bedjumpNotice that on some mornings, it’s easier to get your motor running and be rarin’ to go than on other days?

That’s the work of the “cortisol awakening response“–a naturally-occurring spike in the stress hormone cortisol about 20 to 30 minutes after you wake up that helps get your brain and body energized and prepared for the day ahead.

Research shows that certain factors affect how much this energizing hormone surges in the morning, for instance, it’s greater when you wake up earlier rather later, you sleep through a night when there’s total quiet, you don’t take aspirin before turning in, and it’s a workday as opposed to a day off.

But, those aren’t the only factors impacting this get-up-and-go hormone.

According to a 2011 study in the journal Psychoneuroendocrinologyyou’re also likely to experience a bigger surge in morning cortisol during your ovulation phase, which spans the last two days of Week 2 of your cycle and the first day of Week 3 (Days 13, 14 and 15 in a 28-day cycle).

Credit goes to high estrogen on these days, which prompts a higher production of pep-boosting a.m. cortisol.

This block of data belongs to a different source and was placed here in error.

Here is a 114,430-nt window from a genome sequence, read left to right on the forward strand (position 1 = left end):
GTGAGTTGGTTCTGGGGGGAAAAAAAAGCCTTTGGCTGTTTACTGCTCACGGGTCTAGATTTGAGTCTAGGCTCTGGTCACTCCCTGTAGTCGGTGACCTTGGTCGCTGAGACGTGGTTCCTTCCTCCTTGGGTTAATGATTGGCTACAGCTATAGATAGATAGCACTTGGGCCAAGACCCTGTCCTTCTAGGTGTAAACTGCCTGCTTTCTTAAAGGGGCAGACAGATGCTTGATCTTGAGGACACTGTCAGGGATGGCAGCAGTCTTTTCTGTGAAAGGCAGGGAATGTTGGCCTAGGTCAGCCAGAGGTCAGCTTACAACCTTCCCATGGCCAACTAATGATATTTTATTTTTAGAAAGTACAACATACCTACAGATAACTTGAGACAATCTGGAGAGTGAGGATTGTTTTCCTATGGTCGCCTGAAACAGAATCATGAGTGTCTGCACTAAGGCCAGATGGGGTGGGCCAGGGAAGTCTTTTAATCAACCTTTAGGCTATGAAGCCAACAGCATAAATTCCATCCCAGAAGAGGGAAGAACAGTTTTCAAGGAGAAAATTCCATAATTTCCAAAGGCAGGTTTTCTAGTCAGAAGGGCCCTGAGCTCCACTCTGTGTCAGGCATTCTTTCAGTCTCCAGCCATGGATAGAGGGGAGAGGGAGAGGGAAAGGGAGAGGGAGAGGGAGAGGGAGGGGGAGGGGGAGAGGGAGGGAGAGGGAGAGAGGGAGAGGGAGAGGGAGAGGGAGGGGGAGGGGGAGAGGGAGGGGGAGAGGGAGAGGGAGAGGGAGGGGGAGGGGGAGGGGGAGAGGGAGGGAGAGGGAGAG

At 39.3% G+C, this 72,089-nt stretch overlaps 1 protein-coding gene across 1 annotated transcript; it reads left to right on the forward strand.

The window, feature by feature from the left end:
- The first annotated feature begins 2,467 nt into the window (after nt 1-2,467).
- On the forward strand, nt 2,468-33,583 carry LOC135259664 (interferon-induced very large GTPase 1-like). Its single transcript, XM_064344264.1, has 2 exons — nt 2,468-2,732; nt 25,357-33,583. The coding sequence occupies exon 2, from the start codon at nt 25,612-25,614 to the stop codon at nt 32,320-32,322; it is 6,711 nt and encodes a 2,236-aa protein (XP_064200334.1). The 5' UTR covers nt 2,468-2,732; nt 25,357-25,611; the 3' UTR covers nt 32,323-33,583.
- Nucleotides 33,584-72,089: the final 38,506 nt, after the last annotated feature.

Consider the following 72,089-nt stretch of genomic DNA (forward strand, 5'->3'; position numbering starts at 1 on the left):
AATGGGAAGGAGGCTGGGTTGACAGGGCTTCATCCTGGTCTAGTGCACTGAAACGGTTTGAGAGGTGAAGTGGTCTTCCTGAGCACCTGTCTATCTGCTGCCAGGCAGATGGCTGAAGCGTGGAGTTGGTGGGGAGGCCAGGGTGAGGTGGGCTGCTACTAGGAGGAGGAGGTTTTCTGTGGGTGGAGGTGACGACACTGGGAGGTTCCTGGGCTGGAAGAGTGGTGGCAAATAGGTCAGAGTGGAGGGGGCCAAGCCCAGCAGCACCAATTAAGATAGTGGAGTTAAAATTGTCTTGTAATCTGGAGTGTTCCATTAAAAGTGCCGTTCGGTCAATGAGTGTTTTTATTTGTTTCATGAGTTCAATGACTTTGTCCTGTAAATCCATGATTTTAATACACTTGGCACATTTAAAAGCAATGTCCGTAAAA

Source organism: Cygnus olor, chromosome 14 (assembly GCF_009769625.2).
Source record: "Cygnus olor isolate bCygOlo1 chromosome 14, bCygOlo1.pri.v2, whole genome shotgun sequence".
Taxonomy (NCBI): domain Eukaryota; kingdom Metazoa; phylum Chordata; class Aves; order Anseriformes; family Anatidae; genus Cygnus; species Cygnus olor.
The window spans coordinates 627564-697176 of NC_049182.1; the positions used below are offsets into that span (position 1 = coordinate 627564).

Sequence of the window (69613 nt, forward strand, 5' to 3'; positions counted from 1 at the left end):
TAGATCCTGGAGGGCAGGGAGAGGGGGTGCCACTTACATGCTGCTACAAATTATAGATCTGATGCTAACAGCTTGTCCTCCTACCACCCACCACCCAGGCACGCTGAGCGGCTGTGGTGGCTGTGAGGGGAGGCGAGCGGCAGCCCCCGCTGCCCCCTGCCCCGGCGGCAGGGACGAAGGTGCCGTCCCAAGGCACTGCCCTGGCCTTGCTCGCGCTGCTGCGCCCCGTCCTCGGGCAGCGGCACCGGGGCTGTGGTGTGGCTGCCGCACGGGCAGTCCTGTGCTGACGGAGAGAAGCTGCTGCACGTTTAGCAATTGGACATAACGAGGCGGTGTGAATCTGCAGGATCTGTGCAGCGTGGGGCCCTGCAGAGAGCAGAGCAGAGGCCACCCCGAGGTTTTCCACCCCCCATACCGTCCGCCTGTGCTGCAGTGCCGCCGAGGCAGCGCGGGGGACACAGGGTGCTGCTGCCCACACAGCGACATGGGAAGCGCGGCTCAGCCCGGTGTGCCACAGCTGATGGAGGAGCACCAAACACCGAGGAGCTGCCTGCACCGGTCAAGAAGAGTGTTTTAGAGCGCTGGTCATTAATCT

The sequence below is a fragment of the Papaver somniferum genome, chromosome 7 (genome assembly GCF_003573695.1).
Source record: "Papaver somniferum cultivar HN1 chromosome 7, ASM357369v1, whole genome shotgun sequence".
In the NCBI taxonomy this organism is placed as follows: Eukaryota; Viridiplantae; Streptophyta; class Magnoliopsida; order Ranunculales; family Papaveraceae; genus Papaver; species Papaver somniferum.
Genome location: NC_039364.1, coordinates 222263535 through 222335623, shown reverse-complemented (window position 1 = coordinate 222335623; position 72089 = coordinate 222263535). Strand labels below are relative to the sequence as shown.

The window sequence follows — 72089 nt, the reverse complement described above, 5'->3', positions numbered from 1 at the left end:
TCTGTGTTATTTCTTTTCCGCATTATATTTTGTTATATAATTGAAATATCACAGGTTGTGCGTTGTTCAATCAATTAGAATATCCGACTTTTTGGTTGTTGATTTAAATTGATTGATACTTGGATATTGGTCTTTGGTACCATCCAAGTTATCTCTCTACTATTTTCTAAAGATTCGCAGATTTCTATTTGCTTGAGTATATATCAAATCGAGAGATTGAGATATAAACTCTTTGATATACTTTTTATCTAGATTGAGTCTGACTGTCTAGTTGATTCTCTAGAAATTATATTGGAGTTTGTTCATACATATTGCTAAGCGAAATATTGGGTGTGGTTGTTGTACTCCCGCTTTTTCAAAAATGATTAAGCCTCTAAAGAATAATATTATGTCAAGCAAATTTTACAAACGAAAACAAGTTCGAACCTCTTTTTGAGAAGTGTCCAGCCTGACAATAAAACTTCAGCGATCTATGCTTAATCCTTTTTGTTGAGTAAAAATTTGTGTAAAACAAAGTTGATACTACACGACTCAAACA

So, how can you use this energy-enhancing effect to your advantage?

If you’ve got an important activity to plan that occurs early in the day and requires a lot of mental or physical energy (like a breakfast meeting or moving) and you have the ability to schedule it around your cycle, consider having it fall on one of these days in your ovulation phase since you’ll naturally have more oomph right from the start.

And if you can’t schedule it to fall during ovulation, then keep in mind the other factors mentioned above that affect morning cortisol levels to ensure you wake up brimming with energy all cycle long.

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[Photo: Brittney Bush Bollay]